Indeed, Airbnb’s meteoric growth shook the hotel industry to its core, and regulatory fights have followed it in cities from New York to Barcelona.
But now a report has shown just how truly insane Airbnb’s growth has been since 2010. In the summer of 2010, about 47,000 people stayed with an Airbnb host. Compare that to this summer, which saw almost 17m people stay at an Airbnb location.
That means that in the last five years, summer travel on Airbnb has grown 353 times over.
To put that into context, that’s more people than the population of Greece, or Sweden, or Switzerland. And more people traveled on Airbnb this summer than traveled to Paris, or Dubai, or New York, in an entire year.
Not only does that suggest Airbnb has found itself the perfect target audience, but it has successfully tapped into the sharing economy.
Read more about Airbnb:
- A peek inside the London offices of Airbnb
- Why Airbnb gave away $1m in its latest marketing stunt
- How Airbnb has become a source of funding for UK entrepreneurs’ businesses
In fact, Airbnb is probably now the best-known example of this phenomenon. However, over the past four years at least 100 companies have sprouted up to offer owners a tiny income stream out of dozens of types of physical assets, without needing to buy anything themselves.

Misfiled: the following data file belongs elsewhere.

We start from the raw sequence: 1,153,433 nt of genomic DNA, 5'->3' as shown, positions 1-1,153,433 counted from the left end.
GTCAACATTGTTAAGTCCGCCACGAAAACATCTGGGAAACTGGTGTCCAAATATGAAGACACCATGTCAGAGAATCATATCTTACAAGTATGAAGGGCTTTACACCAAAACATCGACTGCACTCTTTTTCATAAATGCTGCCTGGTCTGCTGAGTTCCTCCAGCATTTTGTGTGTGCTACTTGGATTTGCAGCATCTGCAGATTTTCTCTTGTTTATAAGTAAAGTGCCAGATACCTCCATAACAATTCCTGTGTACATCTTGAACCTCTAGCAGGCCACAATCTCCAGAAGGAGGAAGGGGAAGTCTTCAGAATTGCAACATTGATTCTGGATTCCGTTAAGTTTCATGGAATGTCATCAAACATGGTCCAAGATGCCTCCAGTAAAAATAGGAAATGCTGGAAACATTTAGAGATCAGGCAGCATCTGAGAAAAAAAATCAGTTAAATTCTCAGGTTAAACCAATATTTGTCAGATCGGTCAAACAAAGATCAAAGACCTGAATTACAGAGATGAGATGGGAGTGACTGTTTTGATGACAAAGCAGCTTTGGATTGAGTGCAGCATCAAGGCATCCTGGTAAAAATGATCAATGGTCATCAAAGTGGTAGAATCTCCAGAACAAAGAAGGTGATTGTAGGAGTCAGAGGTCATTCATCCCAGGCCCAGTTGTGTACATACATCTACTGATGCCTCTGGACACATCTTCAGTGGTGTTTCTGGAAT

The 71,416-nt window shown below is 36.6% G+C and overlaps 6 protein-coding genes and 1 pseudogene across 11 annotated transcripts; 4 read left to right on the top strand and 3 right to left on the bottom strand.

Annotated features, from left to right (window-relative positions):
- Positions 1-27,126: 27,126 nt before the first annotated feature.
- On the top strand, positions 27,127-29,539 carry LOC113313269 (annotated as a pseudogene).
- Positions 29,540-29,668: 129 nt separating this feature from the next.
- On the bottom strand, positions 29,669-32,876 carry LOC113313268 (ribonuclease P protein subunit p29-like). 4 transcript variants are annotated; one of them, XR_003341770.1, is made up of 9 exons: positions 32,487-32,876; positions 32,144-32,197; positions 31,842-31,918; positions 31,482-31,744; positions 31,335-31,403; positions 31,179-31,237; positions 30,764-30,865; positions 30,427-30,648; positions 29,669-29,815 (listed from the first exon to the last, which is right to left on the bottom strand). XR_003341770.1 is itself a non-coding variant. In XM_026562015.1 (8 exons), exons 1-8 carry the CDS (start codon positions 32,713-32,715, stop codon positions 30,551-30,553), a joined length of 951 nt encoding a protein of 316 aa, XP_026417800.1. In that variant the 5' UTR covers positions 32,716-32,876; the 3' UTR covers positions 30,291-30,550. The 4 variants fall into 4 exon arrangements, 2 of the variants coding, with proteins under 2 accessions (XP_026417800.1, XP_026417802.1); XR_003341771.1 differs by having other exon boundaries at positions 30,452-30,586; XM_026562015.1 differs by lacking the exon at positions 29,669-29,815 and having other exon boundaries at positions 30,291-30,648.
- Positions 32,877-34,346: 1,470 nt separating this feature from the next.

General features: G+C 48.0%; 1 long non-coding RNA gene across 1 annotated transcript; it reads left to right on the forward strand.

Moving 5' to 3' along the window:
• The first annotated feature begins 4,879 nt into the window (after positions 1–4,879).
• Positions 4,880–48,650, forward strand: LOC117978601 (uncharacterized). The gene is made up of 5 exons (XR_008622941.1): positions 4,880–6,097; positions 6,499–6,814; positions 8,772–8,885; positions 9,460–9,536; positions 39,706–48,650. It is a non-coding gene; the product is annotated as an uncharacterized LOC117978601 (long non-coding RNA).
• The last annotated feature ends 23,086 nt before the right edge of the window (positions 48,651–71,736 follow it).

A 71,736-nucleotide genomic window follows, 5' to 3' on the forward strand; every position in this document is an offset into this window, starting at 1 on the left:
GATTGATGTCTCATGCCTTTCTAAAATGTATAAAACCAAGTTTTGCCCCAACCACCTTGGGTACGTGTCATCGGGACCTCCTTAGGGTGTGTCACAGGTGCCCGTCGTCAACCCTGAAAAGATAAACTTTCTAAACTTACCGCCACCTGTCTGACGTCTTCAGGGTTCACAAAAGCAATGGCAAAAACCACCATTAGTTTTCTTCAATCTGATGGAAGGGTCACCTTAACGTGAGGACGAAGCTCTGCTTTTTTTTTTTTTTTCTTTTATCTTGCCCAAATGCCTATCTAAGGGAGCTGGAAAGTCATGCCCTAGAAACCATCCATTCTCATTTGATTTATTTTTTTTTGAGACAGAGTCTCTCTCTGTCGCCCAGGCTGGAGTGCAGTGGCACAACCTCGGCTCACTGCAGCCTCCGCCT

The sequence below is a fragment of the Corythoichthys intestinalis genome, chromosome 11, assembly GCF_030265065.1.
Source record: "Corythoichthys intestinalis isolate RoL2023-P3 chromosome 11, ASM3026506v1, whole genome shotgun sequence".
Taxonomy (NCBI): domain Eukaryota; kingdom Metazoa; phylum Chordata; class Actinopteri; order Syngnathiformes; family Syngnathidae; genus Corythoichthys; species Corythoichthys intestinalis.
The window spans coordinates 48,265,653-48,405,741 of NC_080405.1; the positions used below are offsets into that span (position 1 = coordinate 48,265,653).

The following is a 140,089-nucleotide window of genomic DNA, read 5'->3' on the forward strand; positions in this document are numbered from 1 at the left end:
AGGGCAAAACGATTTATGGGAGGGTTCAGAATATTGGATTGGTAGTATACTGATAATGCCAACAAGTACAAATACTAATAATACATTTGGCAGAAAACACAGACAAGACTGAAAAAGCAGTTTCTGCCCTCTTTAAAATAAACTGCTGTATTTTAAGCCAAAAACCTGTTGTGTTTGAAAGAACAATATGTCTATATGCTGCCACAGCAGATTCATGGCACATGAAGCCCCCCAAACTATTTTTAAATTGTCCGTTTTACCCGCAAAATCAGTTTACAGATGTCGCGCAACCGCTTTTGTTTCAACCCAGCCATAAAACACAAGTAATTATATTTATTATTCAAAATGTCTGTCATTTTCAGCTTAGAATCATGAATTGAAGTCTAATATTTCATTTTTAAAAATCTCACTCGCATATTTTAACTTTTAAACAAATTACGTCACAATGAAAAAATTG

“The sharing economy is a real trend. I don’t think this is some small blip,” said Joe Kraus, a general partner at Google Ventures who has backed two car-sharing sites, RelayRides and Sidecar. “People really are looking at this for economic, environmental and lifestyle reasons. By making this access as convenient as ownership, companies are seeing a major shift.”
The sharing concept has created markets out of things that wouldn’t have been considered monetisable assets before.
“We’re moving from a world where we’re organised around ownership to one organised around access to assets,” said Lisa Gansky, who started the Ofoto photo-sharing site, before selling it in 2001 to Eastman Kodak.
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